Summary: Study reports breastfeeding significantly reduces a woman’s risk of cardiovascular disease and stroke compared to those who did not breastfeed their babies.
Source: American Heart Association.
Breastfeeding is not only healthy for babies, it may also reduce a mother’s risk of having a heart attack or stroke later in life, according to new research published in of the Journal of the American Heart Association.
Previous studies have suggested that mothers get short-term health benefits from breastfeeding, such as weight loss and lower cholesterol, blood pressure and glucose levels after pregnancy. However, the long-term effects of breastfeeding on the risk of developing cardiovascular diseases in mothers are unclear. A new study in China found that women who breastfed their babies had about a ten percent lower risk of developing heart disease or stroke.
Researchers from the University of Oxford, the Chinese Academy of Medical Sciences and Peking University analyzed data from 289,573 Chinese women (average age 51) participating in the China Kadoorie Biobank study who provided detailed information about their reproductive history and other lifestyle factors. Nearly all were mothers and none had cardiovascular disease when they enrolled in the study. After eight years of follow-up, there were 16,671 cases of coronary heart disease, which includes heart attacks, and 23,983 stroke cases.
Researchers observed that:
- Compared to women who had never breastfed, mothers who breastfed their babies had a 9 percent lower risk of heart disease and an 8 percent lower risk of stroke.
- Among mothers who breastfed each of their babies for two years or more, heart disease risk was 18 percent lower and stroke risk was 17 percent lower than among mothers who never breastfed.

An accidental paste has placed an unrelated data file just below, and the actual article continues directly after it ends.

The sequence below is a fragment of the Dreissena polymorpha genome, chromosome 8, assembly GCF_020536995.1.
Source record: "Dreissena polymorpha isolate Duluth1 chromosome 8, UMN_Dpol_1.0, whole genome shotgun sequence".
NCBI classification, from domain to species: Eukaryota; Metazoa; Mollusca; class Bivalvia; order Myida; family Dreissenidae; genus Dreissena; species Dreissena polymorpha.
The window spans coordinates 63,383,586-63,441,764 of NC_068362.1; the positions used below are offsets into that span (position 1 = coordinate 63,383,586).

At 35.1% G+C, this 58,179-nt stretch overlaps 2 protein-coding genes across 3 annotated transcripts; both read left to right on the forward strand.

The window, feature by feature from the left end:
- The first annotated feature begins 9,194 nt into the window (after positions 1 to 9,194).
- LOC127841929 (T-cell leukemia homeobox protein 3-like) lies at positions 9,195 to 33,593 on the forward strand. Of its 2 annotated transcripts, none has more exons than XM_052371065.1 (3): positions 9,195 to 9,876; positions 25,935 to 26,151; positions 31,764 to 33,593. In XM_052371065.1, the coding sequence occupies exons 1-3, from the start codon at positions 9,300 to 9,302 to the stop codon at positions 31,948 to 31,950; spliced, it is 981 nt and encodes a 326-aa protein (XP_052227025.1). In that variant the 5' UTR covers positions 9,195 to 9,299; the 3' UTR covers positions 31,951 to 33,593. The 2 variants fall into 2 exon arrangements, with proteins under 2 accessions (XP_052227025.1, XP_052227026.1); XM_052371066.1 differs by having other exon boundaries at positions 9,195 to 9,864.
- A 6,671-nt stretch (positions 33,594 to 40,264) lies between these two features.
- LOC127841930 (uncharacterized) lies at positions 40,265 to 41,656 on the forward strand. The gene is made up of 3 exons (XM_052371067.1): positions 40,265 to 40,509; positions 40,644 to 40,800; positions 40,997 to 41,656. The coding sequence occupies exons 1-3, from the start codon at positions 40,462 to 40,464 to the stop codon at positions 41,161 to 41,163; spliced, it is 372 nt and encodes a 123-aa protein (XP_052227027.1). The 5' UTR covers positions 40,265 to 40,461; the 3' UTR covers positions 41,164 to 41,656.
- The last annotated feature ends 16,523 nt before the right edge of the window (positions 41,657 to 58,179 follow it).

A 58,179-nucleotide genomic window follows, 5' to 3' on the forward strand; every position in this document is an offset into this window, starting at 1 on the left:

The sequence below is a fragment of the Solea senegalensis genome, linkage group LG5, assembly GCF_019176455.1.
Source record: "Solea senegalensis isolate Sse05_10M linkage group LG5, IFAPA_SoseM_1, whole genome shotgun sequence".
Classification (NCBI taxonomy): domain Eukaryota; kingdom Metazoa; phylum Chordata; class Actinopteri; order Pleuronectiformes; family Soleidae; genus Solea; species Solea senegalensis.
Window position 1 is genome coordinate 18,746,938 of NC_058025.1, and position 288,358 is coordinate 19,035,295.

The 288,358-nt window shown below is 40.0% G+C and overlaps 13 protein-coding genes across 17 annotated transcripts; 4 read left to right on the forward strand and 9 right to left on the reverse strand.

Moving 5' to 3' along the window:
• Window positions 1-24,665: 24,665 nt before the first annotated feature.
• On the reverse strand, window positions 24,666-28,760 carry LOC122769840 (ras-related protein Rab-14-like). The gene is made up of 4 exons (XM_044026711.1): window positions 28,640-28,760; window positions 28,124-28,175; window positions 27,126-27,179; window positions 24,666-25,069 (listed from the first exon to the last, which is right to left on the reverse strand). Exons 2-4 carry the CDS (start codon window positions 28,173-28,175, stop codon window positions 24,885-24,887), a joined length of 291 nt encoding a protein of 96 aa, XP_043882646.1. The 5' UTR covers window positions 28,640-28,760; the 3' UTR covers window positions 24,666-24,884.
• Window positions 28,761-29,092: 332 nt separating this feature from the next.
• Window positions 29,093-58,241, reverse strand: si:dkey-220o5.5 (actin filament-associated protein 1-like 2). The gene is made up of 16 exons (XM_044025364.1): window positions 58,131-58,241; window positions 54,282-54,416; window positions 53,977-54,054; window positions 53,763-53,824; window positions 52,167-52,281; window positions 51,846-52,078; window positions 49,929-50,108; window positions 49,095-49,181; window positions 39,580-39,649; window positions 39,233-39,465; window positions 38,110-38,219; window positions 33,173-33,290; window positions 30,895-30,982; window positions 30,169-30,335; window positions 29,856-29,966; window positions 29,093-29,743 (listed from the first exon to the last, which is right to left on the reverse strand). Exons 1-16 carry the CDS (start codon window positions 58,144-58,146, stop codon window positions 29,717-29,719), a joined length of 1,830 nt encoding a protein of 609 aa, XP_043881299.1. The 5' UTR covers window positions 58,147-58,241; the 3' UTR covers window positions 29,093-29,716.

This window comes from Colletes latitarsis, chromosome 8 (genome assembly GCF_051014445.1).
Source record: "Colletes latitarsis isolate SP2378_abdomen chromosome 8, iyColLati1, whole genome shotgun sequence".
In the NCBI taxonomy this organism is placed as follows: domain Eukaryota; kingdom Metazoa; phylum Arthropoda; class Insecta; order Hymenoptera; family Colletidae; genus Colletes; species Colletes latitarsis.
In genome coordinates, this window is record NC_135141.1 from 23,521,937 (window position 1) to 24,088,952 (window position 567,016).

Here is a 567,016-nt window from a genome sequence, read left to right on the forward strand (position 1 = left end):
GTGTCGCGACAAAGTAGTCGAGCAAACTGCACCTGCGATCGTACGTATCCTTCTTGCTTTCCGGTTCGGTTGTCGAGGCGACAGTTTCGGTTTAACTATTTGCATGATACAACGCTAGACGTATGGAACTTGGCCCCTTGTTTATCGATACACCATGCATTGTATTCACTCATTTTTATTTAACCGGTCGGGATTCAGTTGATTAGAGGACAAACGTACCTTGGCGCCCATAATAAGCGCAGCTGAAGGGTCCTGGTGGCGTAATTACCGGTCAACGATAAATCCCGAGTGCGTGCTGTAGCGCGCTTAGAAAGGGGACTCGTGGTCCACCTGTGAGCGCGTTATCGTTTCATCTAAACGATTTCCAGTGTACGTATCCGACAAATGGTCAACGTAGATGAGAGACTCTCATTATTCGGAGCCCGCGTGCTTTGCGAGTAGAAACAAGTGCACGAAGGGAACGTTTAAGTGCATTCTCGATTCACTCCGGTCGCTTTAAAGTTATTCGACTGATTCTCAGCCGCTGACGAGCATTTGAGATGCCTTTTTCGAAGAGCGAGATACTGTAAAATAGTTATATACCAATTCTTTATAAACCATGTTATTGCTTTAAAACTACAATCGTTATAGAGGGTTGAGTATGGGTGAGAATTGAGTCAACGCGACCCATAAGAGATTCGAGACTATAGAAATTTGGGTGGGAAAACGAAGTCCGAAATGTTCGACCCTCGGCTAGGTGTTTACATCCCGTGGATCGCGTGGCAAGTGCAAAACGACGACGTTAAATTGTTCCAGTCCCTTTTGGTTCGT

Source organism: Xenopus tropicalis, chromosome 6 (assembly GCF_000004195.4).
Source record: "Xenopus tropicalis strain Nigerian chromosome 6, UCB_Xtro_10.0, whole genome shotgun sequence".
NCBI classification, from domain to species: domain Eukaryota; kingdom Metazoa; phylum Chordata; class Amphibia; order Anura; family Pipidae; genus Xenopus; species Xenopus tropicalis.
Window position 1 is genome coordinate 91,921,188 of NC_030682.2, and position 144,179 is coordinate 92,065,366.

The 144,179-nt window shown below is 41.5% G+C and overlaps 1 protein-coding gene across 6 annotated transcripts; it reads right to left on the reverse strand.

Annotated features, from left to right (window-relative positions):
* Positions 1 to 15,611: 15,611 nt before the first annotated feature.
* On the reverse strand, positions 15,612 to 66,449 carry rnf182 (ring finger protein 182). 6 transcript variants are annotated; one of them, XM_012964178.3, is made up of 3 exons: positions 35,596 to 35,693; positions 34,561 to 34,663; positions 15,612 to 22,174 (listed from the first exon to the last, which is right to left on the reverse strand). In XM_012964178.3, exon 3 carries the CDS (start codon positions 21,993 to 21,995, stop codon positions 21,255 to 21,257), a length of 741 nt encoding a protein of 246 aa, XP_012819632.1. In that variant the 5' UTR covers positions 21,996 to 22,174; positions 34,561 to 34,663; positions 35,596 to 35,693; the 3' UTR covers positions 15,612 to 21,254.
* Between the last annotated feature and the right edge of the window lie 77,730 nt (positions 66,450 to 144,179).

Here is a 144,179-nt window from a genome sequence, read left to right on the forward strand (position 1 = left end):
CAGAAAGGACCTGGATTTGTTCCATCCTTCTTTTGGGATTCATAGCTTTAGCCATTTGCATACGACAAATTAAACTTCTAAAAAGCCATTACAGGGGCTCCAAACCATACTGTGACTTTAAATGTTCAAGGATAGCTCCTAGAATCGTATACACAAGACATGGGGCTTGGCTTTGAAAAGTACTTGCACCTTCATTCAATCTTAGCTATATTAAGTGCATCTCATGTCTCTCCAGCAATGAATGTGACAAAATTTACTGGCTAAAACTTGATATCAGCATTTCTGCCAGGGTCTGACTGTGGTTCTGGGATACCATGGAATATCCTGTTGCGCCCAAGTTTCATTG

- Each additional 6 months of breastfeeding per baby was associated with a 4 percent lower risk of heart disease and a 3 percent lower risk of stroke.
The researchers considered a range of risk factors for cardiovascular disease, including smoking, high blood pressure, obesity, diabetes and physical activity that could have biased results.
“Although we cannot establish the causal effects, the health benefits to the mother from breastfeeding may be explained by a faster “reset” of the mother’s metabolism after pregnancy. Pregnancy changes a woman’s metabolism dramatically as she stores fat to provide the energy necessary for her baby’s growth and for breastfeeding once the baby is born. Breastfeeding could eliminate the stored fat faster and more completely,” said co-author, Sanne Peters, Ph.D., a research fellow at the University of Oxford in the United Kingdom.
The authors noted that women who breastfeed may be more likely to engage in other beneficial health behaviors that lower their risk of cardiovascular disease compared to women who do not breastfeed.
Because this study was observational, relying on information provided by the mothers about their breastfeeding histories, it does not prove cause and effect. Results from observational studies such as this one must be confirmed by a different type of study that can prove that a behavior may results in an outcome.
Compared to women in China, breastfeeding duration is typically shorter among women in the United States. Ninety-seven percent of the women in this study breastfed each of their babies for an average of 12 months, compared to 30 percent of U.S. mothers in 2016, according to the World Health Organization. However, the U.S. Nurses’ Health Study found only women with a lifetime duration of breastfeeding of 2 years or more had a significantly lower risk of coronary heart disease than those who never breastfed.
“The findings should encourage more widespread breastfeeding for the benefit of the mother as well as the child,” said Zhengming Chen, M.B.B.S., D.Phil., senior study author and professor of epidemiology at the University of Oxford. “The study provides support for the World Health Organization’s recommendation that mothers should breastfeed their babies exclusively for their first six months of life.”